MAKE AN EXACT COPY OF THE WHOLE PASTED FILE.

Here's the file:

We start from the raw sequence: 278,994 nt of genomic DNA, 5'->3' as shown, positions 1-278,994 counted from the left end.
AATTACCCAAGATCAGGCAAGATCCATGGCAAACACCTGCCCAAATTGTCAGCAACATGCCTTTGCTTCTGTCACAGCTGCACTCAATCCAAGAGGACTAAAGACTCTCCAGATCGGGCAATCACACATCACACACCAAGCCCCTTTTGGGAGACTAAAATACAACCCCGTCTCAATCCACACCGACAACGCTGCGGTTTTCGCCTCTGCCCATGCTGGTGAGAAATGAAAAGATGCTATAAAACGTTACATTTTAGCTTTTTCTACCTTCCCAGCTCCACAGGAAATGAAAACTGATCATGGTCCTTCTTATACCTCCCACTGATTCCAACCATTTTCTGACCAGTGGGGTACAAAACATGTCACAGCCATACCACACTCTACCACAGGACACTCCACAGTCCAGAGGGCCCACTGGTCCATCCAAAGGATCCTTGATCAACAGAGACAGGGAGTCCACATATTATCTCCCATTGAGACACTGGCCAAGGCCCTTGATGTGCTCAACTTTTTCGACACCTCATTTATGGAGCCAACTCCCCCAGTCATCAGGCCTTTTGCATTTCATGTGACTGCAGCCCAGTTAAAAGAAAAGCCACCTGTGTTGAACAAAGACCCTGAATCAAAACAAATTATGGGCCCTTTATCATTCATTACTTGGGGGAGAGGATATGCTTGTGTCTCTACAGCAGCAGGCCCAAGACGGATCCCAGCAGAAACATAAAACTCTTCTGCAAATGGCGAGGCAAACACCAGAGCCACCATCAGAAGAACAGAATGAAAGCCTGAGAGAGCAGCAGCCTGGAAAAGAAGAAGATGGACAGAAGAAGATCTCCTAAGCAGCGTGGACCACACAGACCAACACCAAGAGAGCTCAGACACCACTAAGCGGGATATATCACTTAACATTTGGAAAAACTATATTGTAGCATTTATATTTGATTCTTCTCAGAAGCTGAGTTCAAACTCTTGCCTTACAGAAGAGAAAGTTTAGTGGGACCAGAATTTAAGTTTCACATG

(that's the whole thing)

We start from the raw sequence: 278,994 nt of genomic DNA, 5'->3' as shown, positions 1-278,994 counted from the left end.
AATTACCCAAGATCAGGCAAGATCCATGGCAAACACCTGCCCAAATTGTCAGCAACATGCCTTTGCTTCTGTCACAGCTGCACTCAATCCAAGAGGACTAAAGACTCTCCAGATCGGGCAATCACACATCACACACCAAGCCCCTTTTGGGAGACTAAAATACAACCCCGTCTCAATCCACACCGACAACGCTGCGGTTTTCGCCTCTGCCCATGCTGGTGAGAAATGAAAAGATGCTATAAAACGTTACATTTTAGCTTTTTCTACCTTCCCAGCTCCACAGGAAATGAAAACTGATCATGGTCCTTCTTATACCTCCCACTGATTCCAACCATTTTCTGACCAGTGGGGTACAAAACATGTCACAGCCATACCACACTCTACCACAGGACACTCCACAGTCCAGAGGGCCCACTGGTCCATCCAAAGGATCCTTGATCAACAGAGACAGGGAGTCCACATATTATCTCCCATTGAGACACTGGCCAAGGCCCTTGATGTGCTCAACTTTTTCGACACCTCATTTATGGAGCCAACTCCCCCAGTCATCAGGCCTTTTGCATTTCATGTGACTGCAGCCCAGTTAAAAGAAAAGCCACCTGTGTTGAACAAAGACCCTGAATCAAAACAAATTATGGGCCCTTTATCATTCATTACTTGGGGGAGAGGATATGCTTGTGTCTCTACAGCAGCAGGCCCAAGACGGATCCCAGCAGAAACATAAAACTCTTCTGCAAATGGCGAGGCAAACACCAGAGCCACCATCAGAAGAACAGAATGAAAGCCTGAGAGAGCAGCAGCCTGGAAAAGAAGAAGATGGACAGAAGAAGATCTCCTAAGCAGCGTGGACCACACAGACCAACACCAAGAGAGCTCAGACACCACTAAGCGGGATATATCACTTAACATTTGGAAAAACTATATTGTAGCATTTATATTTGATTCTTCTCAGAAGCTGAGTTCAAACTCTTGCCTTACAGAAGAGAAAGTTTAGTGGGACCAGAATTTAAGTTTCACATG